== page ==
Just because you have an HDTV and what you're watching is advertised as being HD, doesn't mean you're watching or seeing HD video.
Not all HD is the same. For that matter, just because you have an HDTV doesn't mean you're actually watching high-definition video. A variety of factors could be conspiring to create an image that's not nearly as good as what your TV is capable of.
Make sure you're getting the most from your TV, and know what you're getting with this guide.
Wiring is important
Before anything else, make sure your HDTV is actually receiving HD signals from your home-theatre equipment.
The first step is the connection. Only HDMI and component cables can transmit HD-quality signals. Component cables consist of red, green and blue cables, plus two more for audio. It is not a yellow cable with white and red cables attached — that's a composite cable.
If you're using a yellow cable for anything other than a Wii or a VCR, you're short -changing your TV. Even the Wii looks a little better with component cables instead of the yellow composite cable. If you're unsure of what connects to where, check out this how-to guide to set up an HDTV.
HDMI cables are cheap, but cheap doesn't necessarily mean poor quality — you can pick up good-quality cables for less than AU$10. They're the best thing you can do for your TV, if you haven't already got one.
What is HD quality?
Not all HD signals are the same. Just as an HDTV isn't necessarily showing HD video, and just because something is called HD, doesn't mean it is actually true HD quality. We've mocked up some images below to demonstrate what three sources of different quality can look like. Remember, all three are 1920x1080 "full HD 1080p", but, as you can see, their quality is visibly different.
Let's take three common ways to watch a movie: DVD, online streaming and Blu-ray disc. With DVD, your DVD player or TV converts the standard-definition signal to 1080p. You're seeing 1920x1080 pixels (your TV's resolution doesn't change), but the detail is limited by the source. In this case, DVD video is only about 414,720 pixels. To account for the shortfall, your TV makes up pixels (via a process called "interpolation" or "up-scaling") to fill its 2.1-million-pixel screen. Hence, even the best up-conversion can't compete with real HD.
The first of our example pictures is a 1920x1080-pixel image, the resolution of a 1080p HDTV, but sourced from a 576p DVD. Detail is hard to see in the small versions of these pictures shown below, so please click on the images to see the full-resolution version.
Another possible way to watch an HD movie is streaming the movie via Quickflix, Sony Video Unlimited or a similar service. Even with a speedy connection, these are usually highly compressed and likely to be a 720p (1280x720-pixel) signal. Compression is a way to squeeze HD into lower data rates, making them easier and faster to transmit. The side effect is a softer, noisier image. Generally, though, it's still better than DVD, unless your internet connection slows, in which case most services will seamlessly switch to an even more highly compressed and lower-quality stream.
Here is the same image, again still 1920x1080 pixels, but simulating a compressed 720p streaming image. Note that there are other visual artefacts common with streaming (macro blocking being the most likely, where images show up as blocks of colour, pixellated, etc) not shown here; this image is just an example.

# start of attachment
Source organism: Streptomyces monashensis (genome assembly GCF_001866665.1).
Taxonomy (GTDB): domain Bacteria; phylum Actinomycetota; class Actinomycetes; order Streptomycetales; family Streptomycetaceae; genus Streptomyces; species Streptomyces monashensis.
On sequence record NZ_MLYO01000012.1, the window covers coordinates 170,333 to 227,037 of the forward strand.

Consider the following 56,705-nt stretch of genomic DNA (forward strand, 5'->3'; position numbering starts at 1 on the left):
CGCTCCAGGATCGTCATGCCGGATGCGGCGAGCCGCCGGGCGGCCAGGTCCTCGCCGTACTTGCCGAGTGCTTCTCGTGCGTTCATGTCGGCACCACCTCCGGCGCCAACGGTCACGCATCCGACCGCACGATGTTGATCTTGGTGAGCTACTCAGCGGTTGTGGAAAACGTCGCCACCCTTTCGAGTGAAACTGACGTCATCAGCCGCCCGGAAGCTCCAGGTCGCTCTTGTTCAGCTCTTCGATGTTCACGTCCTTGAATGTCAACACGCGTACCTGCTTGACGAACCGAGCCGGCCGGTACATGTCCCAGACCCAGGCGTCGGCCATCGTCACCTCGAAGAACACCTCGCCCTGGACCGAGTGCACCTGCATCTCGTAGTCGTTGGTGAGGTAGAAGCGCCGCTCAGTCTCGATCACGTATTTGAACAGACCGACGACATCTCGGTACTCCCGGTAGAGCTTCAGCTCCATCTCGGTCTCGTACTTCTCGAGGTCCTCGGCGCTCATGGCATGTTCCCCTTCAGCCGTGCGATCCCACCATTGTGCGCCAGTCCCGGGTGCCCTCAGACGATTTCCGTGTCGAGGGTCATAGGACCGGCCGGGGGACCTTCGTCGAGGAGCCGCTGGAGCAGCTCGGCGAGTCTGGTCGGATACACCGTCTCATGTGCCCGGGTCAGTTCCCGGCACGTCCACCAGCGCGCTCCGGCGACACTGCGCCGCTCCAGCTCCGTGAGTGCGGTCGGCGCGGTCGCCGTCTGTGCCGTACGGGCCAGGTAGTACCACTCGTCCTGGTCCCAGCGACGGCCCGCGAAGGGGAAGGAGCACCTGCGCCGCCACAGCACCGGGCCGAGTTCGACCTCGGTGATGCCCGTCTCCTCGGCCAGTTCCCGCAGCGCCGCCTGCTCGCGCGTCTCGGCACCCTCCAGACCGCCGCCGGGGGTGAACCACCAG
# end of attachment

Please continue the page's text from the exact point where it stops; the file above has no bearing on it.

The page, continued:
A third movie-watching option, and the best for picture quality, is a Blu-ray disc. Most Blu-ray movies offer pristine quality and highly detailed images.
What about free-to-air TV and Foxtel?
As we've discussed at length elsewhere, there's very little on free-to-air television that's broadcast in native HD or comes close to what we consider HD quality.
Under current broadcasting law, Australian networks simulcast their analog channel in SD. This ensures that those with SD-only digital TVs or set-top boxes can continue to receive the best that Australian TV networks have to offer. The unfortunate downside is that while most of this content (both local and international) is shot in HD, it's only ever shown locally in SD.
This is because commercial stations are also allowed to broadcast two additional programming streams; one in HD and one in SD. The government-backed ABC and SBS broadcasters are allowed to transmit as many streams as their budgets and spectrum allocation permit, but an HD channel is mandatory. Since the launch of One HD by the Ten Network, these HD channels have been used for alternative programs — One and 7mate primarily feature content skewed towards young males, Gem is targeted towards the fairer gender and ABC News 24 ... well, its purpose in life is pretty self-explanatory.
This is all well and good, but since the conversion of One HD from a sports channel to one showing primarily general entertainment, these stations fill most of their schedules with non-HD content, including many classic shows, such as M*A*S*H* and Get Smart — filmed in the days before high definition was even dreamed of.
To get a constant stream of live-to-air HD content, one has to sign up for a Foxtel HD package and, depending on how deep your pockets are, you can receive up to 25 channels broadcasting (primarily) content in lovely, sharp HD.
If you've never adjusted your TV's picture settings, this is an easy way to improve the image &mdash if you do it right. Sure, you can get it close to what you want by just using your eyes, but a far better way to do it is to buy a set-up disc.
For around AU$30, one of these discs will help you perfectly dial in the exact contrast, brightness and other settings. We've reviewed a few of them in our article on Blu-ray player set-up discs for your HDTV.
All HDTVs have the potential to display amazing image quality; just make sure that you're not hamstringing your TV with incorrect installation, set-up or signals.